“Big data” has arrived, but big insights have not. The challenge now is to solve new problems and gain new answers – without making the same old statistical mistakes on a grander scale than ever.
Use adjectives to make your meaning more precise and be cautious of those you find yourself using to make it more emphatic.
It’s not just what you print that makes you an authoritative and trusted source for news, but what you don’t print.
One of the fun things about journalism (to me) is the opportunity of find out more about why or how something happens. While Google has been performing this function well most of the time, I often enjoy reading a good, well-written and well-edited backgrounder on an issue that is currently in the news.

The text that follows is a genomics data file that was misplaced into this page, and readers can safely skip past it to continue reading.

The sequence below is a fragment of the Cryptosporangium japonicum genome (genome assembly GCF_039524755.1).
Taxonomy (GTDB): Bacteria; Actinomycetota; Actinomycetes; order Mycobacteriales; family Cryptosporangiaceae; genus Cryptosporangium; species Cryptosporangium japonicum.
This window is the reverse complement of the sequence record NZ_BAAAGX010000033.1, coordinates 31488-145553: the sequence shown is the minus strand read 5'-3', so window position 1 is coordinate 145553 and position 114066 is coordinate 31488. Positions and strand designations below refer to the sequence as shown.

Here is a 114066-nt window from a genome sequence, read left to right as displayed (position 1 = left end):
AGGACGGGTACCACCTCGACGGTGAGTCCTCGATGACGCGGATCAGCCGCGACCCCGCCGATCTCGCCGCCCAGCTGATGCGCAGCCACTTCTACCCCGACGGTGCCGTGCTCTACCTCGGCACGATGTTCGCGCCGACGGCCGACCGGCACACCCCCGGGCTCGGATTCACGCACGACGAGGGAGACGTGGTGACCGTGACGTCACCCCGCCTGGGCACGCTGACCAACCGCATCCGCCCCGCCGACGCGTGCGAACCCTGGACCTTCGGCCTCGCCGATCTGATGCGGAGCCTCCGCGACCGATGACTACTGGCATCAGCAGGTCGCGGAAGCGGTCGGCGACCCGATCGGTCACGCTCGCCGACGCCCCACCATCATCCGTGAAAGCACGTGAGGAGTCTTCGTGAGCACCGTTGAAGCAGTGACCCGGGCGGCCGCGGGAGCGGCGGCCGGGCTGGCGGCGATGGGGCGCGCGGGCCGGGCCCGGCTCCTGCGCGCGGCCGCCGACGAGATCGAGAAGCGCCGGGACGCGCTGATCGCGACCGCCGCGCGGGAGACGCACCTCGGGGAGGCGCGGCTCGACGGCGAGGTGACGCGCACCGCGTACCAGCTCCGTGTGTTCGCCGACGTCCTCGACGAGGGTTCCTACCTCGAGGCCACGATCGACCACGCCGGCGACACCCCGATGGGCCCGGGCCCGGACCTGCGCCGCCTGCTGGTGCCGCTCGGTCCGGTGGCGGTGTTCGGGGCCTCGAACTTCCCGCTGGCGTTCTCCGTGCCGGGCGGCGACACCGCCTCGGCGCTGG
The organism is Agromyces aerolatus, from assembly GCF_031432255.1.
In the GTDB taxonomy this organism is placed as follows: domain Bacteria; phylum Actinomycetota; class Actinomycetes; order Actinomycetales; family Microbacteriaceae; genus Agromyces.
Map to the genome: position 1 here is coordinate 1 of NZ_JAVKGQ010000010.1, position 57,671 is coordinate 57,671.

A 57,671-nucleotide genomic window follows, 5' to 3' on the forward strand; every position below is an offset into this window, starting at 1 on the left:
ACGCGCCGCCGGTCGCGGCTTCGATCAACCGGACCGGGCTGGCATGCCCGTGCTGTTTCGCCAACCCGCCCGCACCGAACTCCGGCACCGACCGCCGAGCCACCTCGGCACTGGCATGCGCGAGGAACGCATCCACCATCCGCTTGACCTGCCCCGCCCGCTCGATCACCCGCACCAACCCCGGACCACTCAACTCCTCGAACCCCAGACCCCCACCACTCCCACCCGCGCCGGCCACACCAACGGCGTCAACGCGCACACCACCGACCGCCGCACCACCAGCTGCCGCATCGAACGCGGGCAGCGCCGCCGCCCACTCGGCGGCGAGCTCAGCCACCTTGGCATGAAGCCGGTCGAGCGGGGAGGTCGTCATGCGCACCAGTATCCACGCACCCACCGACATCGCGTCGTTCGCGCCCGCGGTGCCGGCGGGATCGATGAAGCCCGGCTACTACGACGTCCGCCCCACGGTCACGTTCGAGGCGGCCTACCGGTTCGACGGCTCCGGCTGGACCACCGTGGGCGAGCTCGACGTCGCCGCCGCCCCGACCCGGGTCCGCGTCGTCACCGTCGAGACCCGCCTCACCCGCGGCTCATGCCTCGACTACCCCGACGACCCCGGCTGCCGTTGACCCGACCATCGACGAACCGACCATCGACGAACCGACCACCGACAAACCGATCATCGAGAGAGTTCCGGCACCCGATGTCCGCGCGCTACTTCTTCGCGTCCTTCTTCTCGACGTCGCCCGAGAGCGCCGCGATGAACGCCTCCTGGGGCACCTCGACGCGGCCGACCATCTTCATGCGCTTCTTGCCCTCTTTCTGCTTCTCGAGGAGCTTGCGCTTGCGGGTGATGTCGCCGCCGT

The BBC News’ “Who, What, Why” is one such series. After rebels seized the city of Timbuktu in Mali, this article “Who, What, Why: Why do we know Timbuktu?" served as a good backgrounder on how the place Timbuktu came to represent a place far, far away in the English language.
Then there was a story about a cat that survived a 19-floor fall in the US. The question became: “Who, What, Why: How do cats survive falls from great heights?”. Some people might say such a topic is frivolous, but I say, never stop asking questions!